Nobody has even said that managing your own property was easy, because if they say it is then they are definitely lying. Managing your own property is tedious, time-consuming, difficult and every bit challenging for the most part. There are tons of codes of conduct you must follow to accommodate persons with disabilities. Refusing to provide reasonable accommodations is a very good ground for violation of the Fair Housing Act. Committing that kind of violation, even if not done on purpose, means years of battling it out in court, and dollars you would rather not part with spent on expensive attorneys. Better saddle up on the basics of such laws and educate yourself that way you can avoid the unneeded stress and hassles.
What is a Reasonable Request?
Much as you as a landlord with a single-family residence to rent out in Acworth, want to accommodate all of your renters, no matter what their specifics needs are, there are times when you ask yourself what is too much and can you refuse a certain request? How do you know if your potential renter actually has a disability? This situation requires the patience and understanding on your part as managing a situation like this can be like walking through a minefield; you must proceed with caution.
Suitable actions and fair treatment of a person with a disability is a wide-ranging topic, and you do not want to end up on the wrong end of a lawsuit, so it is imperative that you know and understand both your obligations and your rights. For example, if the potential renter does not have an obvious disability but is making a request for reasonable accommodations, like having a ramp built onto a porch or having towel bars lowered, or even having the carpet replaced due to severe life-threatening allergies, how do you deal then? What do you need to ask? What do you avoid asking?
What Information Can You Ask Your Tenants to Provide?
The first and most important thing that you have to remember is that you cannot refuse to grant reasonable accommodation requests made by a person with disabilities. What’s unclear is when the conversations are brought to the table what then can you request that is within bounds of the law and what do you avoid asking.
So, back to the situation above where a potential renter does not have an obvious disability. For situations like these, you can always request proof of the disability. It is important to know for your own protection that you can indeed request medical proof that a person suffers from a disability if the said disability is not immediately obvious. A doctor’s note must be provided, and, in the result of a dispute, only the Department of Housing and Urban Development can determine whether the proof is sufficient or not. You have to also be aware that you are not responsible for providing any accommodation to anyone that would place a financial burden on you as a landlord. Because you are not a renting out apartments in a complex, you will not be expected to make major changes to your home if those changes would be detrimental to your financial situation.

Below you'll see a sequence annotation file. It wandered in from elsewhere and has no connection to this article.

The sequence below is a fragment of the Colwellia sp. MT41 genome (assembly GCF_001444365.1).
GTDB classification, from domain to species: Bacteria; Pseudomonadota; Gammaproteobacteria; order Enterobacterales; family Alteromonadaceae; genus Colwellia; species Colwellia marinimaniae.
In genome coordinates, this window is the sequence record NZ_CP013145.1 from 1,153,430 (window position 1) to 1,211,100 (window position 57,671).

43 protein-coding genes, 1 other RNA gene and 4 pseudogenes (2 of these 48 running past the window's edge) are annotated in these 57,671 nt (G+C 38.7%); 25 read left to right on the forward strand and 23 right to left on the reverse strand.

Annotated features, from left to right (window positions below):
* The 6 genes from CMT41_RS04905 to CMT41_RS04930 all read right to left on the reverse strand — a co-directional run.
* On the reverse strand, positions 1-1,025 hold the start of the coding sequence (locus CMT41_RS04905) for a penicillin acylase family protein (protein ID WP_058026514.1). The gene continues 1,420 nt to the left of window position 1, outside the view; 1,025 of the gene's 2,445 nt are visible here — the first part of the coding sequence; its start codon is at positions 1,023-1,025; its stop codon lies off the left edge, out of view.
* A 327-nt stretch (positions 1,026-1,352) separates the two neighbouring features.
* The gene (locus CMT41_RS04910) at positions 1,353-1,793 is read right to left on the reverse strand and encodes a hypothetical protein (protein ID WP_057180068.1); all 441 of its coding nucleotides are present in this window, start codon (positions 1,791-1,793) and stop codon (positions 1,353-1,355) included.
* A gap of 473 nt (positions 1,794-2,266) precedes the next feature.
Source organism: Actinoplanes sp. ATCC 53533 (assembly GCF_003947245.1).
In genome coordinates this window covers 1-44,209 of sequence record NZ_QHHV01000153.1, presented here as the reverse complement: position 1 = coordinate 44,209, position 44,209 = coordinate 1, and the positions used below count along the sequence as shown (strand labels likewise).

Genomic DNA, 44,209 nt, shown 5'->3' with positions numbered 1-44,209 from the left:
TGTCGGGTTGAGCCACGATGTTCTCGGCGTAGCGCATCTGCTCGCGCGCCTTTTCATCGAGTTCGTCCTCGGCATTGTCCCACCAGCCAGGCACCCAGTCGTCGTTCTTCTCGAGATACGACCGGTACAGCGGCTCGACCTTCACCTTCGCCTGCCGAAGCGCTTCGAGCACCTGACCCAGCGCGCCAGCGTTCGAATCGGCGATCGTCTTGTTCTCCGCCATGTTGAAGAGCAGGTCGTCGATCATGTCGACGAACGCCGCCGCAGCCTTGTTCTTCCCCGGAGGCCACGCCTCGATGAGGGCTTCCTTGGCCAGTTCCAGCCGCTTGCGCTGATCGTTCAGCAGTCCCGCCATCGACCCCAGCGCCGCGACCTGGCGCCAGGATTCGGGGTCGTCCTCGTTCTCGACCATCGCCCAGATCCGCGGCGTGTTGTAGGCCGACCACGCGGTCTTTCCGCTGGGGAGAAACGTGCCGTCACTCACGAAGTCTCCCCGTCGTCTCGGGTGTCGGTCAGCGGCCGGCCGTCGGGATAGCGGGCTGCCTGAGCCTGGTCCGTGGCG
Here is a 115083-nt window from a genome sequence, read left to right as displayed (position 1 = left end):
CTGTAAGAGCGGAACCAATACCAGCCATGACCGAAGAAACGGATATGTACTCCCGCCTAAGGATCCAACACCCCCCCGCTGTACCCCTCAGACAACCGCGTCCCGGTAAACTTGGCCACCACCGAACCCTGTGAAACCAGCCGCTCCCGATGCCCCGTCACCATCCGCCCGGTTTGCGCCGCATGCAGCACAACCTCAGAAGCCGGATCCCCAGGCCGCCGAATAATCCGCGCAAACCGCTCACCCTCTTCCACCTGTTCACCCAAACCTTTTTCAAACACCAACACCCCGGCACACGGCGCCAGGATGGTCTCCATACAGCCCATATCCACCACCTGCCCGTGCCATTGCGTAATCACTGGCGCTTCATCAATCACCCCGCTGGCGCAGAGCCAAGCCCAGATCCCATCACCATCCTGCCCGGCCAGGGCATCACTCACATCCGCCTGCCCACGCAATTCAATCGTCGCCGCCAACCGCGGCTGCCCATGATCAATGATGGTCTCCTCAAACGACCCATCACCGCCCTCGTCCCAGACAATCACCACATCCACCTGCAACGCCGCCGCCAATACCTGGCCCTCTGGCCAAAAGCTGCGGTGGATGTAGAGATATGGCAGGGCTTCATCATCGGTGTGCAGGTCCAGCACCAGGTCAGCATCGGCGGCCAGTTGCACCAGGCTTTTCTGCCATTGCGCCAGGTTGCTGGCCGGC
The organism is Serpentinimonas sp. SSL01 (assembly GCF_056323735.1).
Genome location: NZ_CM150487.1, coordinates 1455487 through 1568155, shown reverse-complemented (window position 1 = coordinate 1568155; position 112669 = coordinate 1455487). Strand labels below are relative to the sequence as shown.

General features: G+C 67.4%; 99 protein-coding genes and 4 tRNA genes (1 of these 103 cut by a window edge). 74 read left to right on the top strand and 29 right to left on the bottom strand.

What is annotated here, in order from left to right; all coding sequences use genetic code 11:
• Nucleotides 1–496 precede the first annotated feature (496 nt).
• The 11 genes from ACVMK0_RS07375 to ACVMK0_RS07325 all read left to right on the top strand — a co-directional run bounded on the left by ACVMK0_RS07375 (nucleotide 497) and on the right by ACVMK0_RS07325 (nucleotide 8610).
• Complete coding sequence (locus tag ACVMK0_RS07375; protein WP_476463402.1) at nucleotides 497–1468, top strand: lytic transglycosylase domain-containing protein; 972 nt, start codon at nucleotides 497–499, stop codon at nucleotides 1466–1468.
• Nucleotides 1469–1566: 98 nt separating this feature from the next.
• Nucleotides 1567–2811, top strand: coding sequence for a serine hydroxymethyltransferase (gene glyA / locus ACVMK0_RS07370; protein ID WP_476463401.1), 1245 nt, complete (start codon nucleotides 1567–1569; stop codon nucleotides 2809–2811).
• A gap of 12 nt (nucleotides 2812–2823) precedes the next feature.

Are Your Properties Exempt?
Single-family homes rented without the use of a real estate agent or advertising are exempt from the federal Fair Housing Act as long as the private landlord/owner doesn’t own more than three homes at the time. Apartments of four units or less are also exempt if the owner lives in one of the units. However, even if this multi-family exemption applies to you, your rental advertising must still comply with the Act. Other exemptions include the rental of a single room in a home, qualified senior housing, and housing operated by religious or private organizations if certain requirements are met.
We’re Here to Help
In the end, know that you are not alone. Our team at Real Property Management East Cobb, are highly trained and well-educated staff on hand to work with you on sticky situations like these. While you may not necessarily need property management to handle all areas of your rental business when it comes to the federal government and adhering to regulations that can feel complex and rigid at the same time, get help. For more information, contact us or call us directly at 770-622-5657. That is, after all, what we are here for.
We are pledged to the letter and spirit of U.S. policy for the achievement of equal housing opportunity throughout the Nation. See Equal Housing Opportunity Statement for more information.